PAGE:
- Hair detox shampoo. When switching from a conventional shampoo to a natural one, there may be a bit of an adjustment period while your hair gets used to the new hair care regime. To help speed up the process, using a natural hair detox shampoo may help hair follicles shed their coating, take in more moisture, and adjust to the new natural shampoo a little faster.
- Making your own dry shampoo. This is by far my favourite shampoo to use on my hair. I can go a whole week only washing my hair once when I use this dry shampoo! It can be adjusted to suit any hair colour, too.
- Shampoo bars. Since this post I’ve switched to using the St Clements scented shampoo bar for oily hair by Ethique. I got the recommendation off Ethically Kate, and it’s been absolutely terrific! These bars work really well in cleaning my hair (even after doing a coconut oil hair mask), are all-natural, and plastic-free! Plus, I’ve found the bars last way longer than my homemade shampoos (I used to have to make a fresh batch of shampoo every week, now, this bar lasts me about 1 1/2 months!). You can also make a homemade version using one of the many recipes available online!
Everyone’s hair is different, and so will respond differently to various hair care methods. If no poo didn’t work for you, that’s okay, there are SO MANY natural hair care recommendations out there, it’s just about trialling a few to find out what works best for your hair. Experiment, have fun with it.
As always, this is not personal medical advice and we recommend that you talk with your doctor before trying or using any new products. It’s important to check with a doctor before taking this or any new product, especially if taking any other medicine or supplement or if pregnant or nursing. Be sure to check ingredients to make sure there is no risk of an allergic reaction to it.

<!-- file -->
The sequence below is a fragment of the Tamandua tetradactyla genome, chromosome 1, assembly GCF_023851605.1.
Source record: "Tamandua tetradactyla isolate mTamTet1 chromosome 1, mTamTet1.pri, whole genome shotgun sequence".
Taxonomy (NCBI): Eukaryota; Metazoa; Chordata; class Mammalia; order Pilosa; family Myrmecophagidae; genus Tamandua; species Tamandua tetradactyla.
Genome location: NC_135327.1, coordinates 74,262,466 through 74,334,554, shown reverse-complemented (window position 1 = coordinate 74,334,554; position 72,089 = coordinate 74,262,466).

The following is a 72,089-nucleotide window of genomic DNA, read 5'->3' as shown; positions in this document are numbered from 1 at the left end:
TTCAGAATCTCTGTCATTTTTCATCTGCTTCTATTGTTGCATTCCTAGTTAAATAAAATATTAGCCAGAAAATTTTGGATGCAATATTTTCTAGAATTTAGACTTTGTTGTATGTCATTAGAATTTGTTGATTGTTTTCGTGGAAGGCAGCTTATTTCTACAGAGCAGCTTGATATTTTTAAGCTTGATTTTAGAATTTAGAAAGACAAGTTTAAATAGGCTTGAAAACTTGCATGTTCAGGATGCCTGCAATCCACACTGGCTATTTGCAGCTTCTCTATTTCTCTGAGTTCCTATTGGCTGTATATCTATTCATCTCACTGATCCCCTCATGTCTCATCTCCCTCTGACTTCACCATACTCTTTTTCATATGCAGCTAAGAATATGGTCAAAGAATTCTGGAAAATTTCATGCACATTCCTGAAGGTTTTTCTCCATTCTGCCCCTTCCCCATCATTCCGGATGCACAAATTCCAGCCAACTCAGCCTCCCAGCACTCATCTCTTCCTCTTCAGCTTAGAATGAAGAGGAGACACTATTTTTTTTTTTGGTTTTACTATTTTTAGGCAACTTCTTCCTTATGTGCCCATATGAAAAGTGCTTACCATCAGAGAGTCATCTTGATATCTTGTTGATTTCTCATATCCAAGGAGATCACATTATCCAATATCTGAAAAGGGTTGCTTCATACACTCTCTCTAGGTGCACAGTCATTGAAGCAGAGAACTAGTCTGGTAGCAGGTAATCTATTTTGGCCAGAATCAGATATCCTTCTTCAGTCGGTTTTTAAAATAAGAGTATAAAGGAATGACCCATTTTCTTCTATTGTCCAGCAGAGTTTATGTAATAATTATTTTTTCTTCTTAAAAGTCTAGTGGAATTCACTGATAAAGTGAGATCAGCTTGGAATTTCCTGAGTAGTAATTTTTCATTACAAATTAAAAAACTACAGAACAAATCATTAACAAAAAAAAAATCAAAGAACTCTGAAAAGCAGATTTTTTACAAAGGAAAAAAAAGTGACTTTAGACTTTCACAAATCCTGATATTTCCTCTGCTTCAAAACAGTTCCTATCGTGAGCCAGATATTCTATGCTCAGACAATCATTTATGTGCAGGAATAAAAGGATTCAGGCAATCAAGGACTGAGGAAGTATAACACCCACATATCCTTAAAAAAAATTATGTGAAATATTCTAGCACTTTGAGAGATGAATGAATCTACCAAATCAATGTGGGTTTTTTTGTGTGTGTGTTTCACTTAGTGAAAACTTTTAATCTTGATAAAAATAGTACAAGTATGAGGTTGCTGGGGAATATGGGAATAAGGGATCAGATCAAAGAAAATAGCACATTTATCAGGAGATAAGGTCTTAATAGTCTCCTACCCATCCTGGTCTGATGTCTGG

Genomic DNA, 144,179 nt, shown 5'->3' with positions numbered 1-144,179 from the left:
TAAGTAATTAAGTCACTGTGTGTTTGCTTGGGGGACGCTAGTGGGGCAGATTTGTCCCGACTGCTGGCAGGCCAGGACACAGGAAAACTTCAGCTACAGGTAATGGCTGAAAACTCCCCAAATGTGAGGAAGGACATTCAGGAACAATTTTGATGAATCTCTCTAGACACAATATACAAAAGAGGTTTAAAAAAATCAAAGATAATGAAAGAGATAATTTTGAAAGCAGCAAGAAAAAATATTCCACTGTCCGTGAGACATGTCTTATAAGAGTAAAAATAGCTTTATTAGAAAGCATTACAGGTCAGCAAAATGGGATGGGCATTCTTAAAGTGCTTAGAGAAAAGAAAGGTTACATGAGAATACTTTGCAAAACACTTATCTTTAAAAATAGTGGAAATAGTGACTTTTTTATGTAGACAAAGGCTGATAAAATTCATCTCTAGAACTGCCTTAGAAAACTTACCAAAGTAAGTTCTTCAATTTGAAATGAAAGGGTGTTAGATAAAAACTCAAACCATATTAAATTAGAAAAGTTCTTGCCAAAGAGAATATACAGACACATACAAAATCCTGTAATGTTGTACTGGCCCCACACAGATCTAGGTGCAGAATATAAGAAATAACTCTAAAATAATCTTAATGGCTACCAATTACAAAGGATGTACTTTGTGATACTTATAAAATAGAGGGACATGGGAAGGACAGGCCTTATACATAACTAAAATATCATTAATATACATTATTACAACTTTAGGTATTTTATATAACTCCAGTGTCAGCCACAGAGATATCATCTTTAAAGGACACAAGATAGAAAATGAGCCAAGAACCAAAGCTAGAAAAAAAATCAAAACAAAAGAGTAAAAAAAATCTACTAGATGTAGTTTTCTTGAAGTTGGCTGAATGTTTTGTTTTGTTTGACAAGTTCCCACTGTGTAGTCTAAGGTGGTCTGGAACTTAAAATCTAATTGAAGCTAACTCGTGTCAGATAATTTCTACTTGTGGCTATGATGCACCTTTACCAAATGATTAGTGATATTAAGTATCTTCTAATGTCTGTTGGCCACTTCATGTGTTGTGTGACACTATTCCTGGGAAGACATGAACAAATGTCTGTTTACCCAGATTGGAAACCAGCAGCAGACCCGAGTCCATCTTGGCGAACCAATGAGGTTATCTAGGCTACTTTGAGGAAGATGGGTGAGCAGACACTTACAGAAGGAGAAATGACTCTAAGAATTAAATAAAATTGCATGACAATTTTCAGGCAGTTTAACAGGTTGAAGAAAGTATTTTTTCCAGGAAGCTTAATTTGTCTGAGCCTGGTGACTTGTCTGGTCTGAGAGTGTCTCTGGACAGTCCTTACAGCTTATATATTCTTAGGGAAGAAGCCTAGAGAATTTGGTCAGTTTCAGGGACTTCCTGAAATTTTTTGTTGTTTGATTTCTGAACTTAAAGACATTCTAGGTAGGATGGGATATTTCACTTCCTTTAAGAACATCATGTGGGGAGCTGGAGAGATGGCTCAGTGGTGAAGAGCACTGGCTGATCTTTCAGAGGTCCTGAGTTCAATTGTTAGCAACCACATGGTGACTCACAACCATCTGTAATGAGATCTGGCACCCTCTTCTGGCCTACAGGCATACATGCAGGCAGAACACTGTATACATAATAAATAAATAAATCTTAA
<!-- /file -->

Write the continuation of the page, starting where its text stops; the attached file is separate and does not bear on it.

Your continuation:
What hair care routine have you adopted? Do you have other suggestions for natural hair care options or even some recipes to try out? Share in the comments below.
Lots of love,
Wells, Katie. (January 8, 2019). The Hidden Problem with “No Poo” (And What to Do Instead). Wellness Mama. Retrieved from https://wellnessmama.com/147654/no-poo-problem/
Dr. Mercola. (January 16, 2016). Is the ‘No Shampoo’ Trend Healthy or Harmful?. Mercola. Retrieved from https://articles.mercola.com/sites/articles/archive/2016/01/16/ditching-shampoo.aspx
Smith, Camelia. (March 7, 2019). The Ugly Side Of No Poo Low Poo Methods And How To Get It Right. Botox for Hair. Retrieved from https://www.botoxforhair.net/clarifying-shampoos/no-poo-low-poo/
Norris, Taylor. (September 27, 2017). What Is No Poo, How Does It Work, and Should You Try It?. Healthline. Retrieved from https://www.healthline.com/health/beauty-skin-care/no-poo#candidate
Why No ‘Poo Didn’t Work For Me. Traditional Cooking School. Retrieved from https://traditionalcookingschool.com/health-and-nutrition/why-no-poo-didnt-work-for-me/
Goldstone, Penny. (May 22, 2020). I’ve been trying the no poo method during the lockdown. Marie Claire. Retrieved from https://www.marieclaire.co.uk/beauty/hair/no-poo-method-698751
Layton, Vanessa. (September 2, 2015). What to Do When ‘No Poo’ Isn’t Working For You. Hello Natural Living. Retrieved from https://www.hellonaturalliving.com/what-to-do-when-no-poo-isnt-working-for-you/